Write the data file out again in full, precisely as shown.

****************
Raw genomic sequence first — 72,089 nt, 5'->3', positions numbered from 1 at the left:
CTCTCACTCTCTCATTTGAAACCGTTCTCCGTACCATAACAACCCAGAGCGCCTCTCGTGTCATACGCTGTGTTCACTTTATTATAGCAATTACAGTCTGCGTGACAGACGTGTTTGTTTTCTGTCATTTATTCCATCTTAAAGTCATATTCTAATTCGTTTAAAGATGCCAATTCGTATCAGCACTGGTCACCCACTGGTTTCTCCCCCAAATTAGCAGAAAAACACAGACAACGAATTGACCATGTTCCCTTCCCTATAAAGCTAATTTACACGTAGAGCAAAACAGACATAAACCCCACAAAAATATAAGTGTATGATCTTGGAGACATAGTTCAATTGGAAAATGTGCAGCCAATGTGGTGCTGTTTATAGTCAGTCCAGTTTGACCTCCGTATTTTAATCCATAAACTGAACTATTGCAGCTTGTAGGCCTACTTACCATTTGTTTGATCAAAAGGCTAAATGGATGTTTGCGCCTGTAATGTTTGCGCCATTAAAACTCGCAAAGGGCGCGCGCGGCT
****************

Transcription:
Raw genomic sequence first — 72,089 nt, 5'->3', positions numbered from 1 at the left:
CTCTCACTCTCTCATTTGAAACCGTTCTCCGTACCATAACAACCCAGAGCGCCTCTCGTGTCATACGCTGTGTTCACTTTATTATAGCAATTACAGTCTGCGTGACAGACGTGTTTGTTTTCTGTCATTTATTCCATCTTAAAGTCATATTCTAATTCGTTTAAAGATGCCAATTCGTATCAGCACTGGTCACCCACTGGTTTCTCCCCCAAATTAGCAGAAAAACACAGACAACGAATTGACCATGTTCCCTTCCCTATAAAGCTAATTTACACGTAGAGCAAAACAGACATAAACCCCACAAAAATATAAGTGTATGATCTTGGAGACATAGTTCAATTGGAAAATGTGCAGCCAATGTGGTGCTGTTTATAGTCAGTCCAGTTTGACCTCCGTATTTTAATCCATAAACTGAACTATTGCAGCTTGTAGGCCTACTTACCATTTGTTTGATCAAAAGGCTAAATGGATGTTTGCGCCTGTAATGTTTGCGCCATTAAAACTCGCAAAGGGCGCGCGCGGCT